Professor Susan L Woodward, in her article ‘War: Building States From Nations’, included in the compendium of articles brought together in the pages of Masters of the Universe: NATO’s Balkans Crusade’ (Verso, 2000), astutely observes, “As a political force, nationalism is an empty vessel to be filled by all those who see their interests in political independence and states’ rights. Its key characteristic is its definition of a political community — its principles of membership, its cultural and territorial boundaries, and also, therefore, its enemies.” She goes on: “Nationalism is often compared with communism as a collectivist ideology, but in fact it defines the membership characteristics of individuals, not the quality of their social interaction.”
In recognising Slovene and Croation independence, the European Community [forerunner to the EU] was not only creating new states while dissolving an existing one, Yugoslavia, it was raising from the depths of the Balkans an ethnocentric nationalist consciousness shrouded in obscurantism and seething with ancient hatreds.
Those ancient hatreds were responsible for the worst atrocities committed in Europe since Second World War, the names of which still resonate: the sieges of Sarajevo and Mostar, the mass ethnic cleansing and murder of Serbian civilians by Croat forces during Operation Storm, and of course the Srebrenica Massacre in 1995, when local Bosnian Serb forces carried out the slaughter of between 7–8000 Muslim men in an act that was adjudged to have been an act genocide by the International Court of Justice (ICJ) in 2007.
Unsurprisingly, in the swirl of the Serbophobia embraced by the ‘humanitarian intervention’ political and media cohort in the West, desperate to take advantage of the unipolarity they’d won with the demise of the Soviet Union, nuance was stripped from the political vocabulary. The result was blanket condemnation and calumniation of Serbia and Serbs qua Serbs.
No distinction was made, for example, between Slobodan Milosevic, President of Serbia from 1989 to 1997 and of the Federal Republic of Yugoslavia (FRY) between 1997 and 2000, and Bosnian Serb leaders Radovan Karadzic, President of the Bosnian Serb breakaway state Republika Srpska, and Ratko Mladic, head of Bosnian Serb armed forces during the conflict.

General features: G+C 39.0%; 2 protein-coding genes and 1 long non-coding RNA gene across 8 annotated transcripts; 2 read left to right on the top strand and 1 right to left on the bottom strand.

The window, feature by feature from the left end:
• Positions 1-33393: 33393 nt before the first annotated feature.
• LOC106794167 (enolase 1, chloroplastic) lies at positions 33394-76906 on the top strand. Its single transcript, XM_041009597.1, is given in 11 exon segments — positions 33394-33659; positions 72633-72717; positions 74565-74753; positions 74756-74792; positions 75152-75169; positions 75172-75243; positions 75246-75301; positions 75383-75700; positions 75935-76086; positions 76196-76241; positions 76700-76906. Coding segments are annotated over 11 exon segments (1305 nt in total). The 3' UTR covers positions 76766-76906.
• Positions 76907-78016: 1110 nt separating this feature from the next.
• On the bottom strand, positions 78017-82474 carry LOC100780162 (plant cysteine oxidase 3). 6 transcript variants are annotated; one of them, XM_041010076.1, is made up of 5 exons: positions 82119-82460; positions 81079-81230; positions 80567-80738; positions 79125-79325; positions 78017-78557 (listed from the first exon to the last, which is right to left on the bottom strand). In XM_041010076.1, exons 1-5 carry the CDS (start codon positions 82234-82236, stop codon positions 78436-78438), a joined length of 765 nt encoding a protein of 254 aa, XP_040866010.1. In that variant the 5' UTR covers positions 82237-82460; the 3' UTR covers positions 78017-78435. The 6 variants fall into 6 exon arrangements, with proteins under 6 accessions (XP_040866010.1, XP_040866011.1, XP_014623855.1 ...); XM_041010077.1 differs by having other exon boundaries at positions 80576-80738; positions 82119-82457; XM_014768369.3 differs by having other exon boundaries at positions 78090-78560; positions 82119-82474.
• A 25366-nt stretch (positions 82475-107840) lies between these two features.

This particular distinction is crucial, because though Milosevic was not a war criminal, exonerated by the International Court of Justice ICJ in 2007 its judgment on Srebrenica, and by the ICTY in 2016 as part of its Karadzic judgment, his name continues to resonate as the ‘Butcher of the Balkans’ in the West, where he was demonised and traduced in the accustomed manner of those who talk the language of democracy and humanitarianism while practicing the crimes of imperialism and regime change.
Milosevic’s only crime was trying to forestall the disintegration of the last state in Europe that was inspired by the creeds of social solidarity and collectivism, thus standing contrary to the gods of greed, individualism and unbounded acquisition, presented to the world as the acme of freedom and liberty. That he died from a heart attack while incarcerated in The Hague before his trial for war crimes had concluded resonates as a double injustice; due both to the fact that he died innocent of the charges levelled against him, and that the prime movers behind the NATO air campaign that destroyed his country, Tony Blair and Bill Clinton, were not incarcerated and have yet to face justice.
What must never be forgotten is that Hitler’s hatred of the Serbs was only exceeded by his hatred of the Jews. British historian Anthony Beevor reveals that during the war the fascist dictator “was bent on vengeance against the Serbian population [over its anti-Nazi stance]. Yugoslavia was to be broken up, with morsels of territory given to his Hungarian, Bulgarian, and Italian allies. Croatia, under a fascist government, became an Italian protectorate, while Germany occupied Serbia.”
The irony is that though the fascist dictator Hitler may failed in his objective of breaking up Yugoslavia, the democratic West succeeded in the same objective five decades later.